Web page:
John Wayne, a white cowboy, is the quintessential picture of the American gun owner. Maj Toure, a Black man, is not--but he should be. This Article considers the way Black gun holders compare to white gun holders in the Second Amendment doctrine and polity--in particular, how the District of Columbia v. Heller opinion, which lays the foundation of the modern Second Amendment, informs gun rights and race. The Heller opinion elevates white gun holders while excluding Black gun holders in two ways. First, Justice Scalia, who authors the majority opinion, weaves a narrative of three identities that are rooted in an almost mythical cultural conception of a white American gun holder: the colonial revolutionary, the frontiersman, and the hunter. Second, Justice Scalia legitimizes the exclusion of Black gun holders through the opinion's analysis. The opinion repeatedly cites laws and cases that deny Black Americans the same gun rights extended to white Americans. It also creates categories presumptively excluded from Second Amendment protection that disproportionately limit the gun rights of Black Americans--all without acknowledging the racial implications of these aspects of the opinion. Heller's imbalanced construction should encourage reconsideration of both Heller itself and of the Second Amendment more broadly.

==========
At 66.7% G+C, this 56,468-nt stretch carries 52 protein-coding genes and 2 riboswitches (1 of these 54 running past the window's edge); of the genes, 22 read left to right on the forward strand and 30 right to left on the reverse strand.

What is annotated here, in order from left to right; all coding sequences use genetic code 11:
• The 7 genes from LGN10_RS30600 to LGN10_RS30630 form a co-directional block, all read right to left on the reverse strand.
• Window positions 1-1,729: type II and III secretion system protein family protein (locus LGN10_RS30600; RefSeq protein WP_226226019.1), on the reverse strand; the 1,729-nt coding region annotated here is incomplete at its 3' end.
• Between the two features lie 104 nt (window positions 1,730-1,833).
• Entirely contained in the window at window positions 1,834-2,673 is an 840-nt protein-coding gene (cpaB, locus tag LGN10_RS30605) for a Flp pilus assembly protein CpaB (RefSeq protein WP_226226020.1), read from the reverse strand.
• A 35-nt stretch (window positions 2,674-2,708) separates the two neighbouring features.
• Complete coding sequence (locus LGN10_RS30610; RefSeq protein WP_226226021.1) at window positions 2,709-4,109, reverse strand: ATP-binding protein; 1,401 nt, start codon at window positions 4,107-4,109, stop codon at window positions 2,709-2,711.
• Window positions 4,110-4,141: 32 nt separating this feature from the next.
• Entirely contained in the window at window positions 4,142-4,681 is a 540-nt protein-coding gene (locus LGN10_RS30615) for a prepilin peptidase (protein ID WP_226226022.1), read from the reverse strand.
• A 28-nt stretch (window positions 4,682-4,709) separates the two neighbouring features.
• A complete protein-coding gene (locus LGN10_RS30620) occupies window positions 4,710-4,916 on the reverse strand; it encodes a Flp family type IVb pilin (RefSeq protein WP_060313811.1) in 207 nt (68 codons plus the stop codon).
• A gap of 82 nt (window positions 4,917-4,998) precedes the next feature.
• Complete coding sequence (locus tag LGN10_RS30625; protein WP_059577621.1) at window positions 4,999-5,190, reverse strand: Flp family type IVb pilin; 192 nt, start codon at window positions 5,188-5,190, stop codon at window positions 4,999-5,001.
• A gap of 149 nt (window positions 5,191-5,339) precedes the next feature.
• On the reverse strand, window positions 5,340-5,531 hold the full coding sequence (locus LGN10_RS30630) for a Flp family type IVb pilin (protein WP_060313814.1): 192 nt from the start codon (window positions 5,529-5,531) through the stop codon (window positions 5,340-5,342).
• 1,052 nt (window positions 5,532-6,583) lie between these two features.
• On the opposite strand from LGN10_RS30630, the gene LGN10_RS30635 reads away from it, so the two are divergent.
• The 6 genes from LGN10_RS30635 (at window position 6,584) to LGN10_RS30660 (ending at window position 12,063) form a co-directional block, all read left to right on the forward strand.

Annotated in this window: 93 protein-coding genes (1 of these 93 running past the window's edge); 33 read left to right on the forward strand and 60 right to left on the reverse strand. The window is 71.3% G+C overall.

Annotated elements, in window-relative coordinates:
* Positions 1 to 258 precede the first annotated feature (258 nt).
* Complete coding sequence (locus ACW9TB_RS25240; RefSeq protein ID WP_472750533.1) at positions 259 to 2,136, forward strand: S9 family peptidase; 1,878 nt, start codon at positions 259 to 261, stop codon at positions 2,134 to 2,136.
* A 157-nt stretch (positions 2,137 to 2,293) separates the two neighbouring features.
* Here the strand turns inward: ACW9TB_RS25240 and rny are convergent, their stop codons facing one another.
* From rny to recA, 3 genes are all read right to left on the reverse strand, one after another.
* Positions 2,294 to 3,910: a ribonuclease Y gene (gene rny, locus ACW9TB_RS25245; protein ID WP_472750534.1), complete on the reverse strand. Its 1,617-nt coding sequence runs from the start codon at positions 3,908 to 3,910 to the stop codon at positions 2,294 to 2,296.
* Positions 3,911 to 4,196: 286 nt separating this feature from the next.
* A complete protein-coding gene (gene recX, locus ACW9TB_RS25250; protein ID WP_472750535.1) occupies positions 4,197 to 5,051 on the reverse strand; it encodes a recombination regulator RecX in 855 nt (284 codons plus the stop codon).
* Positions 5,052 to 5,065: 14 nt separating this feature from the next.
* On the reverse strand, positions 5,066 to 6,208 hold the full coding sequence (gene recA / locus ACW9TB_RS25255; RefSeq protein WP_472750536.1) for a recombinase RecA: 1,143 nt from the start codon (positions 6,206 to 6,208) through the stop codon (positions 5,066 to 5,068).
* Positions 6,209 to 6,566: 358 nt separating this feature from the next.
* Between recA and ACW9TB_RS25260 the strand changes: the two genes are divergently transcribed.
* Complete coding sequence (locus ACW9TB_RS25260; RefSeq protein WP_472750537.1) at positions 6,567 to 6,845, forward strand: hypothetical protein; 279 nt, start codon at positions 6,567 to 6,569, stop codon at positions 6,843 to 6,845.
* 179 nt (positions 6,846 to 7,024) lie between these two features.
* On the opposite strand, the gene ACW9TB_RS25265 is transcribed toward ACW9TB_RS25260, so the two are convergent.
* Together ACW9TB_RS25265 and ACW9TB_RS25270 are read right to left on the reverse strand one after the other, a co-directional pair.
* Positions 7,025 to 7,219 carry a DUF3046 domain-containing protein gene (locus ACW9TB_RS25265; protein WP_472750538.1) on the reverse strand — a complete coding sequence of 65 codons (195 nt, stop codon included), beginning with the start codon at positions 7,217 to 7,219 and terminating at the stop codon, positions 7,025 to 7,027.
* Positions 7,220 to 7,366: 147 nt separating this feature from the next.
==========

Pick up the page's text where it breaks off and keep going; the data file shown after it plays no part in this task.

When we then take stock of Black Americans' practical ability to own and use guns in our society, we find that Black Americans do not have access to the same scope of gun rights that white Americans do. This inequality is also reflected in Second Amendment culture. Many white proponents of the Second Amendment seem to reject Black gun owners from their conception of who is entitled to bear arms. For example, the National Rifle Association (“NRA”), one of the most outspoken and influential pro-gun rights organizations in the country, has remained conspicuously silent on cases involving legal Black gun owners arrested or killed by the police, like Philando Castile or Breonna Taylor's boyfriend, Kenneth Walker, among many others.